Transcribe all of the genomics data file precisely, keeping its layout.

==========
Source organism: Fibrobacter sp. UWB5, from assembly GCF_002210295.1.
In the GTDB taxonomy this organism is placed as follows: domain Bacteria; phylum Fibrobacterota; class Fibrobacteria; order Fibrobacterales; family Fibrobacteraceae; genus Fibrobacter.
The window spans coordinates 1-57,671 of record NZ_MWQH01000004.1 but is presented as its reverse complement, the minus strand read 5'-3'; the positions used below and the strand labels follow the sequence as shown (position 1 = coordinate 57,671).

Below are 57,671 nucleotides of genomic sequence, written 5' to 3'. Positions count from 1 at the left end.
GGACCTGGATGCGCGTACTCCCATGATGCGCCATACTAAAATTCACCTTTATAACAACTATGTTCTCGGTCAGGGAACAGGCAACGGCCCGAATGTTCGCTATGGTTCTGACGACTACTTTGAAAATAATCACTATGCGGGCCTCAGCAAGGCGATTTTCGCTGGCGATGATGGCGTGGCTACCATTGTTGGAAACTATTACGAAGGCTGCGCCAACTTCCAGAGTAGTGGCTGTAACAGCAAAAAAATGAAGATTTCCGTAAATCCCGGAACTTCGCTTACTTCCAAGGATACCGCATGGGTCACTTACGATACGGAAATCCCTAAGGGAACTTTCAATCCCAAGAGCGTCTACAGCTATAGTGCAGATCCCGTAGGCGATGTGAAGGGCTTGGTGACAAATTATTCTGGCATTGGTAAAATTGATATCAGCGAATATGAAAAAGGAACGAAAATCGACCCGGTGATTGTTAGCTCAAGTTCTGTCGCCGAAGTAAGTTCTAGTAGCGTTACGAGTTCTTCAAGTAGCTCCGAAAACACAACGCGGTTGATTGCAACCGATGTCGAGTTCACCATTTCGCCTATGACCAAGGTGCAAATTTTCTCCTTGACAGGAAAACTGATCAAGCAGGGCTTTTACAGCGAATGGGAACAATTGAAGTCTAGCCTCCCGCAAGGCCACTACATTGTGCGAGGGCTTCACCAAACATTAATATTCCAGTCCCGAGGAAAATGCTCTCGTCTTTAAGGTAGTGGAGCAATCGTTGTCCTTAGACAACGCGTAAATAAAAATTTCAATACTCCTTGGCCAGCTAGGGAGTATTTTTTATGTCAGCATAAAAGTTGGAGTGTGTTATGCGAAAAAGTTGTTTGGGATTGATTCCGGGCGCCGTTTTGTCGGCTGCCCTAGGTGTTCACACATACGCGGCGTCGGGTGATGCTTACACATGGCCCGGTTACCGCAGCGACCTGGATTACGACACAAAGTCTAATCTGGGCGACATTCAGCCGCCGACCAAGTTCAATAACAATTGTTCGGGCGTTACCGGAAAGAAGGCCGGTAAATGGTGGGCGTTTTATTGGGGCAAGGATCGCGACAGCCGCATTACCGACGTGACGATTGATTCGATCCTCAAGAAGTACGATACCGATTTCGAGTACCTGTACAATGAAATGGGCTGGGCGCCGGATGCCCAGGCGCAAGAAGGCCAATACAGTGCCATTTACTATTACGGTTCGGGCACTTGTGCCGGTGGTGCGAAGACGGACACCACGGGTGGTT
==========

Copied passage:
Source organism: Fibrobacter sp. UWB5, from assembly GCF_002210295.1.
In the GTDB taxonomy this organism is placed as follows: domain Bacteria; phylum Fibrobacterota; class Fibrobacteria; order Fibrobacterales; family Fibrobacteraceae; genus Fibrobacter.
The window spans coordinates 1-57,671 of record NZ_MWQH01000004.1 but is presented as its reverse complement, the minus strand read 5'-3'; the positions used below and the strand labels follow the sequence as shown (position 1 = coordinate 57,671).

Below are 57,671 nucleotides of genomic sequence, written 5' to 3'. Positions count from 1 at the left end.
GGACCTGGATGCGCGTACTCCCATGATGCGCCATACTAAAATTCACCTTTATAACAACTATGTTCTCGGTCAGGGAACAGGCAACGGCCCGAATGTTCGCTATGGTTCTGACGACTACTTTGAAAATAATCACTATGCGGGCCTCAGCAAGGCGATTTTCGCTGGCGATGATGGCGTGGCTACCATTGTTGGAAACTATTACGAAGGCTGCGCCAACTTCCAGAGTAGTGGCTGTAACAGCAAAAAAATGAAGATTTCCGTAAATCCCGGAACTTCGCTTACTTCCAAGGATACCGCATGGGTCACTTACGATACGGAAATCCCTAAGGGAACTTTCAATCCCAAGAGCGTCTACAGCTATAGTGCAGATCCCGTAGGCGATGTGAAGGGCTTGGTGACAAATTATTCTGGCATTGGTAAAATTGATATCAGCGAATATGAAAAAGGAACGAAAATCGACCCGGTGATTGTTAGCTCAAGTTCTGTCGCCGAAGTAAGTTCTAGTAGCGTTACGAGTTCTTCAAGTAGCTCCGAAAACACAACGCGGTTGATTGCAACCGATGTCGAGTTCACCATTTCGCCTATGACCAAGGTGCAAATTTTCTCCTTGACAGGAAAACTGATCAAGCAGGGCTTTTACAGCGAATGGGAACAATTGAAGTCTAGCCTCCCGCAAGGCCACTACATTGTGCGAGGGCTTCACCAAACATTAATATTCCAGTCCCGAGGAAAATGCTCTCGTCTTTAAGGTAGTGGAGCAATCGTTGTCCTTAGACAACGCGTAAATAAAAATTTCAATACTCCTTGGCCAGCTAGGGAGTATTTTTTATGTCAGCATAAAAGTTGGAGTGTGTTATGCGAAAAAGTTGTTTGGGATTGATTCCGGGCGCCGTTTTGTCGGCTGCCCTAGGTGTTCACACATACGCGGCGTCGGGTGATGCTTACACATGGCCCGGTTACCGCAGCGACCTGGATTACGACACAAAGTCTAATCTGGGCGACATTCAGCCGCCGACCAAGTTCAATAACAATTGTTCGGGCGTTACCGGAAAGAAGGCCGGTAAATGGTGGGCGTTTTATTGGGGCAAGGATCGCGACAGCCGCATTACCGACGTGACGATTGATTCGATCCTCAAGAAGTACGATACCGATTTCGAGTACCTGTACAATGAAATGGGCTGGGCGCCGGATGCCCAGGCGCAAGAAGGCCAATACAGTGCCATTTACTATTACGGTTCGGGCACTTGTGCCGGTGGTGCGAAGACGGACACCACGGGTGGTT